Author(s): Rtsep T, Kallasmaa T, Pulver A, GrossPaju K
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Abstract The aim of the study was to explore personality traits as predictors of coping with disease-related distress in patients with multiple sclerosis (MS). All patients with clinically definite MS in a city with a population of approximately 100000 were asked to complete the NEO Personality Inventory and a multidimensional coping inventory (COPE). There was an 83\% response rate yielding 49 patients for the study population and 49 controls, matched for age, gender and educational level to the MS-patients, were used as comparison. Only Neuroticism correlated significantly with emotion-focused coping in both groups. Extraversion and Openness to Experience were linked to task-oriented coping strategies in normal controls but not in the MS-group. Agreeableness was associated with avoidance-oriented coping strategies only in the MS-group. Thus, the relation of certain personality characteristics to the choice of strategies for coping with the disease-related distress appear to differ from coping with stressful problems in everyday life. As dispositional characteristics may interfere with adaptive coping responses, analysis of personality traits and coping strategies could contribute while attempting to relieve the consequences of chronic disease on everyday life.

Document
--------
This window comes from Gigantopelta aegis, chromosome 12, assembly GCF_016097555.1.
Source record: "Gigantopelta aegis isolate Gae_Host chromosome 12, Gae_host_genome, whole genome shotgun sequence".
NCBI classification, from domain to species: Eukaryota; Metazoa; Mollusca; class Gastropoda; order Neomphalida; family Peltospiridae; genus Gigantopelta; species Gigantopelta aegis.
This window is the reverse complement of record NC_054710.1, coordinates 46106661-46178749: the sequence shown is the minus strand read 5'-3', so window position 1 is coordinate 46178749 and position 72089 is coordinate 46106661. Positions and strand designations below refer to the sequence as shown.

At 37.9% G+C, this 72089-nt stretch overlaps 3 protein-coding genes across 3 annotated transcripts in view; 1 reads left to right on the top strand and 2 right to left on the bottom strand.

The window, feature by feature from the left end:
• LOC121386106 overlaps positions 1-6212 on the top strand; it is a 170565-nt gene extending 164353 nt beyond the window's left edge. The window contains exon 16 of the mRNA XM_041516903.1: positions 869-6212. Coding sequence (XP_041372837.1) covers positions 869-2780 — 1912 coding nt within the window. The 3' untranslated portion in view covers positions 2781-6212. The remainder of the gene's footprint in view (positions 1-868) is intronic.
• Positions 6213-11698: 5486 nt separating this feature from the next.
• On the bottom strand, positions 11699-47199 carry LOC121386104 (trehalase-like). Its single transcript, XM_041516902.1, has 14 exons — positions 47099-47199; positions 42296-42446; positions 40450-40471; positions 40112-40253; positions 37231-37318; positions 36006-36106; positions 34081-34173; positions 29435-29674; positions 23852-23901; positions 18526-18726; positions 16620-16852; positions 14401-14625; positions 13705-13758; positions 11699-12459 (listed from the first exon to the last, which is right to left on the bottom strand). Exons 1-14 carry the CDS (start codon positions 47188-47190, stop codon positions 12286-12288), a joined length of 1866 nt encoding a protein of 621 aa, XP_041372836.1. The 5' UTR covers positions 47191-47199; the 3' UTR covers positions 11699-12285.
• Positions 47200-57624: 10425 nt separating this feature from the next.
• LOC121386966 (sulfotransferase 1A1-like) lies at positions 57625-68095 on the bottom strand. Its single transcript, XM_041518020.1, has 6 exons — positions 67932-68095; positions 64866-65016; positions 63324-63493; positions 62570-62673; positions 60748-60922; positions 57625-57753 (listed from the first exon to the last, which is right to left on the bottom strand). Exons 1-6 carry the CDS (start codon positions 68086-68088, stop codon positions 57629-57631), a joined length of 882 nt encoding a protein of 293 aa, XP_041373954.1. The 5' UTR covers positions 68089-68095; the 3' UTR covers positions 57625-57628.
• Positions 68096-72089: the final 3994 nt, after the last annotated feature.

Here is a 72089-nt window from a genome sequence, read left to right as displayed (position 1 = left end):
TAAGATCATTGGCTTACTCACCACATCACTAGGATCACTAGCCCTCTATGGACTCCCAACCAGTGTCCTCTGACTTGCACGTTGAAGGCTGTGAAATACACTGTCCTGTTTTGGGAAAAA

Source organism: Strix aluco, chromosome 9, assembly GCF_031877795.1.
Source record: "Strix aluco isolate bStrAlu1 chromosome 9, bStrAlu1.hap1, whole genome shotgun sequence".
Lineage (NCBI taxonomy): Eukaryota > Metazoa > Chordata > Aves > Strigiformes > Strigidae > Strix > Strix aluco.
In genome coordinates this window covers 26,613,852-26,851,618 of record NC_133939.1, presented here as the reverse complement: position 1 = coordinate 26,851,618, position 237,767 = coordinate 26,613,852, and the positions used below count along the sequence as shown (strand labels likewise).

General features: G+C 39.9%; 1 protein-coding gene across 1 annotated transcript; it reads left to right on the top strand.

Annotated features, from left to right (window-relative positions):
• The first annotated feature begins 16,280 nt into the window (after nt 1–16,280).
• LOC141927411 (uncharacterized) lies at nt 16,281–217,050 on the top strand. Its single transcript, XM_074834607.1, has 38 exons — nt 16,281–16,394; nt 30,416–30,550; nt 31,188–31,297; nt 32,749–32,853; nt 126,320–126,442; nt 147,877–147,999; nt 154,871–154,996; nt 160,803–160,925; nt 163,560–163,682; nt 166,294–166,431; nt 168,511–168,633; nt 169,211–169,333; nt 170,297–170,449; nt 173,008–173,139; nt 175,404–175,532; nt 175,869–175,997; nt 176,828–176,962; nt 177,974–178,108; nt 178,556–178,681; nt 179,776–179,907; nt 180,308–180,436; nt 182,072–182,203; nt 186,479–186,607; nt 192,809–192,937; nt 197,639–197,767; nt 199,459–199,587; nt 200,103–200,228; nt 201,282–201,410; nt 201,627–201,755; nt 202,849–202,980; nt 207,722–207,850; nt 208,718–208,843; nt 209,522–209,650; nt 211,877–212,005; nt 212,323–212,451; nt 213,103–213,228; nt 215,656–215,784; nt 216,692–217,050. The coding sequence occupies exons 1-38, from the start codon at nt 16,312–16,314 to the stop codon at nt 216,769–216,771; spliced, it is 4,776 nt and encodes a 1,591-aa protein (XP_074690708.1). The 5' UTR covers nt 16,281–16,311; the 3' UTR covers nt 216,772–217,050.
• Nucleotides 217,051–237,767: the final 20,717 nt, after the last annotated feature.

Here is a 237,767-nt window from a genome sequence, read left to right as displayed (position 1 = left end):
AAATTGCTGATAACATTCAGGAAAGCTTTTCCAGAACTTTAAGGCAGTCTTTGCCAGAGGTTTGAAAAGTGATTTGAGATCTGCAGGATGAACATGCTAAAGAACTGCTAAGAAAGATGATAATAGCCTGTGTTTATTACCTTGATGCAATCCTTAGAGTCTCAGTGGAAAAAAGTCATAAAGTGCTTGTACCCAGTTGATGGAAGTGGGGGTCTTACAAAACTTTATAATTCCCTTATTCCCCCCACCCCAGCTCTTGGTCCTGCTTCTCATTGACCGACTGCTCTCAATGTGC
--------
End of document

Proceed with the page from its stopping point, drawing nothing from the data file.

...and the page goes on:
This article was published in Mult Scler
and referenced in Journal of Tourism & Hospitality